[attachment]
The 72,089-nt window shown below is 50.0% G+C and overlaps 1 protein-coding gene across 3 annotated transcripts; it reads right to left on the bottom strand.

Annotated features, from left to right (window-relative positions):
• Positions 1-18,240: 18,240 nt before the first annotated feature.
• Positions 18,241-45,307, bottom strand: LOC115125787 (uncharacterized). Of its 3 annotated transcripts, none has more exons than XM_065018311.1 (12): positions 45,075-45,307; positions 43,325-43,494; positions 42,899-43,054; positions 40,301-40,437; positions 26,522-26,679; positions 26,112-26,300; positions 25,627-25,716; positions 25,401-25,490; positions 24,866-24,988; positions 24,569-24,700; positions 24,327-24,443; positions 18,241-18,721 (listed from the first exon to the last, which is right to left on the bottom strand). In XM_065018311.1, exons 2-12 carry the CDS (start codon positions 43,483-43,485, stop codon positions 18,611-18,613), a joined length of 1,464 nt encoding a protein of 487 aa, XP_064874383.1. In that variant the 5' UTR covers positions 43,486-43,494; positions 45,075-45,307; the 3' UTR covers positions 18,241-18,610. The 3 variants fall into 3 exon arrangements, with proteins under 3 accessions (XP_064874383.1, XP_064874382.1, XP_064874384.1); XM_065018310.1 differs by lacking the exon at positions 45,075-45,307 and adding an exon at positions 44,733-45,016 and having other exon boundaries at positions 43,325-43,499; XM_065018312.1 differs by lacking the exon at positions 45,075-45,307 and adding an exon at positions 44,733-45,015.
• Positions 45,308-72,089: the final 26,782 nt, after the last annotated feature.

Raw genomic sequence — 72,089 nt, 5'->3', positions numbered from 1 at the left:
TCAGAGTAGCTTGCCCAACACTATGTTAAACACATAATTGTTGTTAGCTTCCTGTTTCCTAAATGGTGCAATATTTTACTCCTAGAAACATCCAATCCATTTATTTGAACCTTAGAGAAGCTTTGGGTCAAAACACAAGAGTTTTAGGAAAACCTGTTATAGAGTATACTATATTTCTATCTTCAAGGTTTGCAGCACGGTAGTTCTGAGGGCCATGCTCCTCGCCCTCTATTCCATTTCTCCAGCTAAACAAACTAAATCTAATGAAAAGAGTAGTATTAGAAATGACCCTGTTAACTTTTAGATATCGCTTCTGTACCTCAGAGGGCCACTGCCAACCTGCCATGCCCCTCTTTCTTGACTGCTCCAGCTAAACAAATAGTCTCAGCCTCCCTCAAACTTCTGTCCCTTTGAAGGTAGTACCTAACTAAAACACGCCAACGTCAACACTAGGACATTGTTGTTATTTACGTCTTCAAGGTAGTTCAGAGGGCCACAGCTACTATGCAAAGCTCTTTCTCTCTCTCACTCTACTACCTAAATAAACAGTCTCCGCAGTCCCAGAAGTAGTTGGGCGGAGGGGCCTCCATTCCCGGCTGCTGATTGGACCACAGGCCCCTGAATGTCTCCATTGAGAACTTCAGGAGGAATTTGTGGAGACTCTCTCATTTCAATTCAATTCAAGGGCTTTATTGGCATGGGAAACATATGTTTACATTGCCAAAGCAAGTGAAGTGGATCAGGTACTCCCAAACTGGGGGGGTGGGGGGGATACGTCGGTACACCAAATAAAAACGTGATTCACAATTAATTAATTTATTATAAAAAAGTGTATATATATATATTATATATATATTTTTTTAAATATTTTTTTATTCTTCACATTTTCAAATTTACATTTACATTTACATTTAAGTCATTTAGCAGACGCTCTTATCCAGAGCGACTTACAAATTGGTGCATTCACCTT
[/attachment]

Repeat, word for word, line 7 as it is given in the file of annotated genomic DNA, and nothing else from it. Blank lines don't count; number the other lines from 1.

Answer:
TCAGAGTAGCTTGCCCAACACTATGTTAAACACATAATTGTTGTTAGCTTCCTGTTTCCTAAATGGTGCAATATTTTACTCCTAGAAACATCCAATCCATTTATTTGAACCTTAGAGAAGCTTTGGGTCAAAACACAAGAGTTTTAGGAAAACCTGTTATAGAGTATACTATATTTCTATCTTCAAGGTTTGCAGCACGGTAGTTCTGAGGGCCATGCTCCTCGCCCTCTATTCCATTTCTCCAGCTAAACAAACTAAATCTAATGAAAAGAGTAGTATTAGAAATGACCCTGTTAACTTTTAGATATCGCTTCTGTACCTCAGAGGGCCACTGCCAACCTGCCATGCCCCTCTTTCTTGACTGCTCCAGCTAAACAAATAGTCTCAGCCTCCCTCAAACTTCTGTCCCTTTGAAGGTAGTACCTAACTAAAACACGCCAACGTCAACACTAGGACATTGTTGTTATTTACGTCTTCAAGGTAGTTCAGAGGGCCACAGCTACTATGCAAAGCTCTTTCTCTCTCTCACTCTACTACCTAAATAAACAGTCTCCGCAGTCCCAGAAGTAGTTGGGCGGAGGGGCCTCCATTCCCGGCTGCTGATTGGACCACAGGCCCCTGAATGTCTCCATTGAGAACTTCAGGAGGAATTTGTGGAGACTCTCTCATTTCAATTCAATTCAAGGGCTTTATTGGCATGGGAAACATATGTTTACATTGCCAAAGCAAGTGAAGTGGATCAGGTACTCCCAAACTGGGGGGGTGGGGGGGATACGTCGGTACACCAAATAAAAACGTGATTCACAATTAATTAATTTATTATAAAAAAGTGTATATATATATATTATATATATATTTTTTTAAATATTTTTTTATTCTTCACATTTTCAAATTTACATTTACATTTACATTTAAGTCATTTAGCAGACGCTCTTATCCAGAGCGACTTACAAATTGGTGCATTCACCTT